Did you know that clinicians can and should play a crucial role in empowering patient civic engagement? The medically underserved are among the least likely to vote, and it is always important for us to encourage our patients to civically engage. Studies show that a prime motivator for nonvoters is education and encouragement by trusted contacts and among the most trusted are health care providers. Because of this, clinicians have a unique opportunity to encourage patients to vote safely even in the midst of the COVID-19 pandemic.

Join the Association of Clinicians for the Underserved and our partners in bringing attention to healthcare institutions and providers’ ability to help their patients get ready to vote. Not sure where to begin? Get started by viewing our two archived webinars to help you become a catalyst for increasing patients’ voter participation through legal, nonpartisan civic engagement activities:

Patient Civic Engagement Webinars

A Role for Providers in Promoting Voting and Census Participation Among the Underserved

The medically underserved are among the least likely to vote or respond to the Census, but clinicians have a unique opportunity to promote civic participation by their patients. This is especially true in the midst of the COVID-19 pandemic. Studies show that a prime motivator for nonvoters is education and encouragement by trusted contacts and among the most trusted are health care providers. This webinar will outline ways that clinicians and their organizations can be catalysts for a dramatic increase in voter participation through legal, permissible, nonpartisan civic engagement activities: voter education, get-out-the-vote (GOTV), and census participation.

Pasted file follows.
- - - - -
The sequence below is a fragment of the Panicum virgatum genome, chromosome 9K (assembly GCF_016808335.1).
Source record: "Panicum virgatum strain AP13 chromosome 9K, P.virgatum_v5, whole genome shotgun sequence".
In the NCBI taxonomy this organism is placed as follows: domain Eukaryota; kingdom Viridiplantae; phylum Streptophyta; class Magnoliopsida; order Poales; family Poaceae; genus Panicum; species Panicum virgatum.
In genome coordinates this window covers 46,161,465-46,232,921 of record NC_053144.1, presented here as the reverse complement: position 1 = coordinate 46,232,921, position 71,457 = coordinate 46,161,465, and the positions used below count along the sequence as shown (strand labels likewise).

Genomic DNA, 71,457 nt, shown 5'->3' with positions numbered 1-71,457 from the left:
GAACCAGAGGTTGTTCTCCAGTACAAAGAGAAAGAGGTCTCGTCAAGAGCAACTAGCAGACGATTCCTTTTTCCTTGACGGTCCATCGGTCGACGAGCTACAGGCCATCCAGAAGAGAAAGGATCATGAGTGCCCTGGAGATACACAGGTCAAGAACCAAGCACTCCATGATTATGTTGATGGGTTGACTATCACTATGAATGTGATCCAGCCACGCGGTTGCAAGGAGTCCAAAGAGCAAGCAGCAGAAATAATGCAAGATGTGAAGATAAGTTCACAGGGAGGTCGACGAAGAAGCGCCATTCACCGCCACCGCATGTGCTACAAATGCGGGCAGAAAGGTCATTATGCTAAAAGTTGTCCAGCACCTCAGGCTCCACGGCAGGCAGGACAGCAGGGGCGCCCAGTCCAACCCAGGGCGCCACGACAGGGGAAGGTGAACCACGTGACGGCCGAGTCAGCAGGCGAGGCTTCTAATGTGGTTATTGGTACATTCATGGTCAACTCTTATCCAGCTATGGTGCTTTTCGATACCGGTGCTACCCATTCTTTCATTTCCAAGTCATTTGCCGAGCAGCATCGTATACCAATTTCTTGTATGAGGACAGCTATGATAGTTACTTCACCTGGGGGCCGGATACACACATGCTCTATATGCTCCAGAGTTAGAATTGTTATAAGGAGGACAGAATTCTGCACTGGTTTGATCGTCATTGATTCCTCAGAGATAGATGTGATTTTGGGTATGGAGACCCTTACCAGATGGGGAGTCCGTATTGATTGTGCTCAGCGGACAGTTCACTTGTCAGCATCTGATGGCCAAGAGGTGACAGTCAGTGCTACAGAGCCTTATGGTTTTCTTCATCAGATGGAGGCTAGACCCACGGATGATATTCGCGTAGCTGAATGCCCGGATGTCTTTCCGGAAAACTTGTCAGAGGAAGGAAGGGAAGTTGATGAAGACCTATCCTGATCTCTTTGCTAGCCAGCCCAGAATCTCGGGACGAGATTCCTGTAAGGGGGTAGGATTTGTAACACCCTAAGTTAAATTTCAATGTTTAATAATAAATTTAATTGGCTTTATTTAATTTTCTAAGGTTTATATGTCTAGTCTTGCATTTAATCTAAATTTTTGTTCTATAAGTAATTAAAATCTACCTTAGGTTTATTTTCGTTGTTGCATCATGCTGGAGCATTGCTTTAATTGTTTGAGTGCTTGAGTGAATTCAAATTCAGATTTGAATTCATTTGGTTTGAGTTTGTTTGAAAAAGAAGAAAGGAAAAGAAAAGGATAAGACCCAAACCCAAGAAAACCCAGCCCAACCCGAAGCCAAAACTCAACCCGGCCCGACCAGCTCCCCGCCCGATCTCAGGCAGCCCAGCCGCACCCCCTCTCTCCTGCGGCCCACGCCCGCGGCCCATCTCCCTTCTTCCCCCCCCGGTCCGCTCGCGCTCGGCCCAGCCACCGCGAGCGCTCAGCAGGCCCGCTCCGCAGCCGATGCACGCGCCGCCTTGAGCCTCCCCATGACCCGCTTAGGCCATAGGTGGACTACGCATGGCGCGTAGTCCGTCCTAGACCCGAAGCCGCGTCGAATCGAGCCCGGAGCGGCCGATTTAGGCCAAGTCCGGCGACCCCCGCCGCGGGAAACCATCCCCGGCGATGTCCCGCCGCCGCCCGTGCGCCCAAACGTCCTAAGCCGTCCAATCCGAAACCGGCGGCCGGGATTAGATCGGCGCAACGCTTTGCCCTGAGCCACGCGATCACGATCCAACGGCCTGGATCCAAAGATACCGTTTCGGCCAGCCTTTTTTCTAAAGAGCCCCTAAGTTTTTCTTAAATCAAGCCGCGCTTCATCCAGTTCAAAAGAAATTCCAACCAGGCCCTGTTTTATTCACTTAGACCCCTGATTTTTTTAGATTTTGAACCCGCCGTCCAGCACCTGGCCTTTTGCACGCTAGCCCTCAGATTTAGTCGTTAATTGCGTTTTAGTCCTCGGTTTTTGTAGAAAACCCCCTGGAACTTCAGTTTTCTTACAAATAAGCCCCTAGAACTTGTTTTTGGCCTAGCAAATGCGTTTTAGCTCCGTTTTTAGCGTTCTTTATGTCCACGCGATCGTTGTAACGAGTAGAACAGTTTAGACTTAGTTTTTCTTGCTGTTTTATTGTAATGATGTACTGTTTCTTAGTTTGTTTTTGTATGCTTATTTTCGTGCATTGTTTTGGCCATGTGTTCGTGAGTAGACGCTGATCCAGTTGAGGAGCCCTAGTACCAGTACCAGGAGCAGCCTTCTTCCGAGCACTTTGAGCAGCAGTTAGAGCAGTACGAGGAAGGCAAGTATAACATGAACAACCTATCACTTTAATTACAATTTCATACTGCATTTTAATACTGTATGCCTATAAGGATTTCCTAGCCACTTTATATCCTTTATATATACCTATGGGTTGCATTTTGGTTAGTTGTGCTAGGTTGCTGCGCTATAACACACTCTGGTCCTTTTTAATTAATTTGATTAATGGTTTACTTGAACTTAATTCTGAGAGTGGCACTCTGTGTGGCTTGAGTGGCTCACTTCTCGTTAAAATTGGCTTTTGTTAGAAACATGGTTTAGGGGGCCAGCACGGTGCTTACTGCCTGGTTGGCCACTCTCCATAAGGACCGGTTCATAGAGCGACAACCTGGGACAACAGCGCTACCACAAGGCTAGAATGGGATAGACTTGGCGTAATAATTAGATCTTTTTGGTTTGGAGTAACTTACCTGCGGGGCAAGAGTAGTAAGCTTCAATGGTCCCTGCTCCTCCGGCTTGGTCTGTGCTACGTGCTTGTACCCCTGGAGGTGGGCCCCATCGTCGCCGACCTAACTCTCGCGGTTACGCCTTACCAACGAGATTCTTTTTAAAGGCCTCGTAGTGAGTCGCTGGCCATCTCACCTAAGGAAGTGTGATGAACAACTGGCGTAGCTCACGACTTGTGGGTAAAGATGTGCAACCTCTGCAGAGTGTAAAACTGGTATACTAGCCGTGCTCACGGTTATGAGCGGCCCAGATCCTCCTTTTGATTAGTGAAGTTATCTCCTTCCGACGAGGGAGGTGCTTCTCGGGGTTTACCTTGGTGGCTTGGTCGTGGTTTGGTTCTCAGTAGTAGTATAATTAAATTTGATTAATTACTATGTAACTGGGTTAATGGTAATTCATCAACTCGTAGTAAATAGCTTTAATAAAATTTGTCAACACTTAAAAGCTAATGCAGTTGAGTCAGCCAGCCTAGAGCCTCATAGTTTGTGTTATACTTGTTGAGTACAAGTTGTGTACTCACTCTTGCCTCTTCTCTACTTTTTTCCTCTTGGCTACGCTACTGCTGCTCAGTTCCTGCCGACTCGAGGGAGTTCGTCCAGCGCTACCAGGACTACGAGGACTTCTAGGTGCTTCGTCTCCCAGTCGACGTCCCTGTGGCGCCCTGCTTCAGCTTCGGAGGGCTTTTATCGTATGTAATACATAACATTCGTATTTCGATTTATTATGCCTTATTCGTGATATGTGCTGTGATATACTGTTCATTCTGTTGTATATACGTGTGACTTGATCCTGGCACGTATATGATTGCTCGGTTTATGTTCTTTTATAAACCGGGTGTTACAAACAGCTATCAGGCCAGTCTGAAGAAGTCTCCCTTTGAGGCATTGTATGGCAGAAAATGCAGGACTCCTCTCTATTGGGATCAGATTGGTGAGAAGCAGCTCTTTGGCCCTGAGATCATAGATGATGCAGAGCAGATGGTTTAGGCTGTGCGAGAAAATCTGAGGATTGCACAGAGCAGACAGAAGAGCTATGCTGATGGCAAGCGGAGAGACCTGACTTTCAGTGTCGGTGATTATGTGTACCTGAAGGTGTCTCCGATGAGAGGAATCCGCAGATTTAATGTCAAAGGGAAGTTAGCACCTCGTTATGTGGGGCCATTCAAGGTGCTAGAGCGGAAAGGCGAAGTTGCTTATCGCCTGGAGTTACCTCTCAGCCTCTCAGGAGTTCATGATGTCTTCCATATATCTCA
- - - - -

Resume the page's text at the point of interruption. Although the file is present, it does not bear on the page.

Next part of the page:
Using the Healthy Democracy Kit to Empower Your Patients, Colleagues, and Staff

With VotER

In partnership with VotER, ACU highlighted their new service to empower patients to vote safely in upcoming elections: the Healthy Democracy Kit. To help create a better healthcare system by empowering those most hurt by the system to vote, VotER has created this new kit featuring badgebackers and lanyards that allows patients to easily use their own phone to register to vote or request a mail-in ballot to vote from home. Learn more about how this kit walks patients through either process in 90 seconds or less while providers go on to see their next clients.

Why Providers Should Encourage Patients' Civic Engagement

Shareable Infographics

Click on the image to the left to download our new “Why Providers Should Encourage Patients’ Civic Engagement” infographic. This image is free for dissemination on social media or newsletters, and we encourage you to link from it to our civic engagement resources. 

Relevant Articles

  • Kelly, Amanda P., & Wetherhorn, Marc. 2020. “Civic Engagement for the Underserved—A Clinician Imperative.” Journal of Health Care for the Poor and Underserved 31(4): viii-x. “If there is a true commitment to addressing the social determinants of health, there must be an equal commitment to educating and engaging staff and patients on ways to fulfill their civic responsibilities.”
  • Kelly, Grace; Pennington, Jordan; Segev, Yonatan, Henize, Adrienne; Kahn, Robert S., & Beck, Andrew F. 2021. “Voter Participation is Associated with Child Health Outcomes at the Population Level.” The Journal of Pediatrics 235: 277-280. “For every 10% increase in voter participation, there is an approximately 10% reduction in the number of days children spend hospitalized. A 10% reduction of bed-days during the 5-year study period would have equated to >20,000 fewer days children from our county spent in the hospital.”

Further Resources

Find more patient civic engagement and voter registration resources—including the Healthy Democracy Kit—at VotER, one of the ACU’s key civic engagement partners. Other organizations such as the League of Women Voters and Vote 411 can further assist your efforts. Have questions or need assistance? Please contact Amanda Pears Kelly.

With these resources, you can get started by asking your patients and community if they are registered to vote and have a plan to vote safely. And remember: sometimes simply “asking the question” of whether they are or would like to register to vote—and if they plan to do so—can provide an entry point to their civic engagement. You can also go further by joining us as an advocate for health equity!

Remember: all civic engagement activities done at/by a 501c3 non-profit, as well as by its staff and representatives, must be entirely non-partisan and cannot advise patients on or endorse electoral candidates.